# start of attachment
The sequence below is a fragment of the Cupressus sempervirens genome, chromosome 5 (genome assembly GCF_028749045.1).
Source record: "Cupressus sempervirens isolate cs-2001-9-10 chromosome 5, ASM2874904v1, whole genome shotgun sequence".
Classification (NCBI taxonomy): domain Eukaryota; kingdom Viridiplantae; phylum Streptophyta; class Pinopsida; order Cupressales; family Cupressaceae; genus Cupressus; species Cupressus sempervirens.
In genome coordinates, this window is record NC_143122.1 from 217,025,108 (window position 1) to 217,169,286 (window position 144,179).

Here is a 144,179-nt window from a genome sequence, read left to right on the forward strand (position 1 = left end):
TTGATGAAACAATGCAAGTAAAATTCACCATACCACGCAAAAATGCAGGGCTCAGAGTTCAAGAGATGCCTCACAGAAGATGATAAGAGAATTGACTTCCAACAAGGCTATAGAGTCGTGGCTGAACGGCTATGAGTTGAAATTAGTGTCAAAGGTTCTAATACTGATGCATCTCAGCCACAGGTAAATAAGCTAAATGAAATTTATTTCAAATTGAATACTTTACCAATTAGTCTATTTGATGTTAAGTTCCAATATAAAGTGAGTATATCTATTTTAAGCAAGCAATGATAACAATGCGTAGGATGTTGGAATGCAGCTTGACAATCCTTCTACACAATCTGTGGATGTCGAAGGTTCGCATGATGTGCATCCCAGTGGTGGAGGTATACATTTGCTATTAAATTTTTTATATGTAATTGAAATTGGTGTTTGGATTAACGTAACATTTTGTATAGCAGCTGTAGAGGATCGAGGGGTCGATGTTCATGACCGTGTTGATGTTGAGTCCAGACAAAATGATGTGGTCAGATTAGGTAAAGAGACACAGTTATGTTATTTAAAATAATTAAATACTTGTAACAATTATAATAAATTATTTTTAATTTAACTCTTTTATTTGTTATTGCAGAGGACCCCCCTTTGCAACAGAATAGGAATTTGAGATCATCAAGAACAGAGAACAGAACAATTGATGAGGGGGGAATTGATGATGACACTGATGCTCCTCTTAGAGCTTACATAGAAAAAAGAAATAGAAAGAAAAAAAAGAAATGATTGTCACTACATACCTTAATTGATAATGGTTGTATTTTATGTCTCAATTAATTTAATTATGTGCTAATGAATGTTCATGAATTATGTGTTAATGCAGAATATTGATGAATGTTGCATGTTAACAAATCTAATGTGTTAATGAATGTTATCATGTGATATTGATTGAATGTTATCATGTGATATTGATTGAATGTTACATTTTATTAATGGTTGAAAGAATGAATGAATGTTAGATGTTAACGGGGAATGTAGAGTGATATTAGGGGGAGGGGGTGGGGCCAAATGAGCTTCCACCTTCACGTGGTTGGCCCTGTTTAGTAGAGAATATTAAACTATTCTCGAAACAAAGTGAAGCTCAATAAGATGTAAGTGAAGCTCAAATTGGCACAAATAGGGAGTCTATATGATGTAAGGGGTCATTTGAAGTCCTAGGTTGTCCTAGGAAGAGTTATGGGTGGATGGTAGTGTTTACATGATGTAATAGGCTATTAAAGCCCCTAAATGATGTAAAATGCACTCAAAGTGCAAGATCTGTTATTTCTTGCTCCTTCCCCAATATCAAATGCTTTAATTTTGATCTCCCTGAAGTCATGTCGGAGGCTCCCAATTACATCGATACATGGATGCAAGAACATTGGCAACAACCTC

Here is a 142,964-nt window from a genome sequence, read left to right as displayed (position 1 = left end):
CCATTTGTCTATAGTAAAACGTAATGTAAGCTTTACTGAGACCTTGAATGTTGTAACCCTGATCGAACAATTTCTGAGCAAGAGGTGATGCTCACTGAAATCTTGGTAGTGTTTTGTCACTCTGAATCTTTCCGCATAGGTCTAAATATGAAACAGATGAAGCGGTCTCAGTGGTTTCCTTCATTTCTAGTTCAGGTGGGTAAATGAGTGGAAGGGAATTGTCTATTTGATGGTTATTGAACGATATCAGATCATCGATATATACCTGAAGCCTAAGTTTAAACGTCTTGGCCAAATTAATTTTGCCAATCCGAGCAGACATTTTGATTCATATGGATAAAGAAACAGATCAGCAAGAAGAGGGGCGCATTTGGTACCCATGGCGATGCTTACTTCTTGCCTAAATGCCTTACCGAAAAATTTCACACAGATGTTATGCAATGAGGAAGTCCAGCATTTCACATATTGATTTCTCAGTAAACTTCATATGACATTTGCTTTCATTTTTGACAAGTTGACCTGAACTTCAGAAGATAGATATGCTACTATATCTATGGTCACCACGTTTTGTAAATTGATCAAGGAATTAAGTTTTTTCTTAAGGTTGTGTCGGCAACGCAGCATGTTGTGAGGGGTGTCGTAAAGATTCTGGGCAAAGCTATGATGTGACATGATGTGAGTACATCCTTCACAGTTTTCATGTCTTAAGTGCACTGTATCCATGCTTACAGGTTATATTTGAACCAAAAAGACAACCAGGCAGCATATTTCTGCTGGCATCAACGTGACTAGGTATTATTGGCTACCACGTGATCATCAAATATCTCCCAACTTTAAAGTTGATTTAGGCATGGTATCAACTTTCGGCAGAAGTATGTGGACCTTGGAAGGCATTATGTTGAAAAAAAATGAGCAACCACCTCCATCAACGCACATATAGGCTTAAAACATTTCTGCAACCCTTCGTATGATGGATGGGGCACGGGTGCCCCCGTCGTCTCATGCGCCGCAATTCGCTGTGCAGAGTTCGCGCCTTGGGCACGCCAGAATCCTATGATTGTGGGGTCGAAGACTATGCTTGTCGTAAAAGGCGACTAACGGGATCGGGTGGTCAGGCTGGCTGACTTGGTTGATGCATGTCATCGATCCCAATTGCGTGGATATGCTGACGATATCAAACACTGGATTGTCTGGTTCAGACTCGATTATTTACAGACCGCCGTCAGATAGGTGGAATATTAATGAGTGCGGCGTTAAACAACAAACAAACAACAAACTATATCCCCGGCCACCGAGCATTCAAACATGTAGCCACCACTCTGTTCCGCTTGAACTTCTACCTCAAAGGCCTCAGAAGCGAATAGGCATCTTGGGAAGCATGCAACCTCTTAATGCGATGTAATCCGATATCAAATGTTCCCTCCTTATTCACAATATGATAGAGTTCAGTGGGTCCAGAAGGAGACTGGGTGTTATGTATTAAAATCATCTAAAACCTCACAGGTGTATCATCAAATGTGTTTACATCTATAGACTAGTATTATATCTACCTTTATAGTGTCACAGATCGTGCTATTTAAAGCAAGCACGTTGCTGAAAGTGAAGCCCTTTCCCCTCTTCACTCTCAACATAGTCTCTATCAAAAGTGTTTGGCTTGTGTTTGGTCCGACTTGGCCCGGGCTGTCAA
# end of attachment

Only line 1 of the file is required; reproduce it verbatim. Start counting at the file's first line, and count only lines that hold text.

The sequence below is a fragment of the Cupressus sempervirens genome, chromosome 5 (genome assembly GCF_028749045.1).